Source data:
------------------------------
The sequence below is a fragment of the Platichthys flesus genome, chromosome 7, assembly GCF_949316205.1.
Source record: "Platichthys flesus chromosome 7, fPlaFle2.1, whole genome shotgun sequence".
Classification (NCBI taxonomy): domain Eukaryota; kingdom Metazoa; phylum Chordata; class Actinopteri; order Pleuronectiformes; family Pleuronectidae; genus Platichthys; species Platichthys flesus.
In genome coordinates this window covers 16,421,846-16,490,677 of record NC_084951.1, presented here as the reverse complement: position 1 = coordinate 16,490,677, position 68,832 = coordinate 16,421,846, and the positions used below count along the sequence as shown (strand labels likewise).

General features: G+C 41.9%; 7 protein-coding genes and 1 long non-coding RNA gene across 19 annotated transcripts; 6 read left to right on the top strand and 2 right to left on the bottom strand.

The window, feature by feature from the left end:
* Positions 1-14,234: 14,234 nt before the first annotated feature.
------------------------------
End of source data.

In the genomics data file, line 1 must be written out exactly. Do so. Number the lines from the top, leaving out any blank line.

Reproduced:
The sequence below is a fragment of the Platichthys flesus genome, chromosome 7, assembly GCF_949316205.1.